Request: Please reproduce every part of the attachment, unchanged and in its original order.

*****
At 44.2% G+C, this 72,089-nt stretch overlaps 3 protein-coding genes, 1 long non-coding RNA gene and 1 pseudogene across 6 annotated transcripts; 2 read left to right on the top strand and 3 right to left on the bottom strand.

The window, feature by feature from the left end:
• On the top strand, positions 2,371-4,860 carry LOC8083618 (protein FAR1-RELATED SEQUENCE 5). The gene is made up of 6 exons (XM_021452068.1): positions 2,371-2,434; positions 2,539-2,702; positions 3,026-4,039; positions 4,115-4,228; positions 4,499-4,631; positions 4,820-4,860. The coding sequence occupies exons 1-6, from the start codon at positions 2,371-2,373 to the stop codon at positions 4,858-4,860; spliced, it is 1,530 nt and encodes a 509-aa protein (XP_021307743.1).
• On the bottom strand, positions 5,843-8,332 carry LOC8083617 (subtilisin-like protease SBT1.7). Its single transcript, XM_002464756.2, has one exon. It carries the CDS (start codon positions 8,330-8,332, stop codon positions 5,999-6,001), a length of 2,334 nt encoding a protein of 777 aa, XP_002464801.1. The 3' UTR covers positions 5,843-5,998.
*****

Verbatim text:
At 44.2% G+C, this 72,089-nt stretch overlaps 3 protein-coding genes, 1 long non-coding RNA gene and 1 pseudogene across 6 annotated transcripts; 2 read left to right on the top strand and 3 right to left on the bottom strand.

The window, feature by feature from the left end:
• On the top strand, positions 2,371-4,860 carry LOC8083618 (protein FAR1-RELATED SEQUENCE 5). The gene is made up of 6 exons (XM_021452068.1): positions 2,371-2,434; positions 2,539-2,702; positions 3,026-4,039; positions 4,115-4,228; positions 4,499-4,631; positions 4,820-4,860. The coding sequence occupies exons 1-6, from the start codon at positions 2,371-2,373 to the stop codon at positions 4,858-4,860; spliced, it is 1,530 nt and encodes a 509-aa protein (XP_021307743.1).
• On the bottom strand, positions 5,843-8,332 carry LOC8083617 (subtilisin-like protease SBT1.7). Its single transcript, XM_002464756.2, has one exon. It carries the CDS (start codon positions 8,330-8,332, stop codon positions 5,999-6,001), a length of 2,334 nt encoding a protein of 777 aa, XP_002464801.1. The 3' UTR covers positions 5,843-5,998.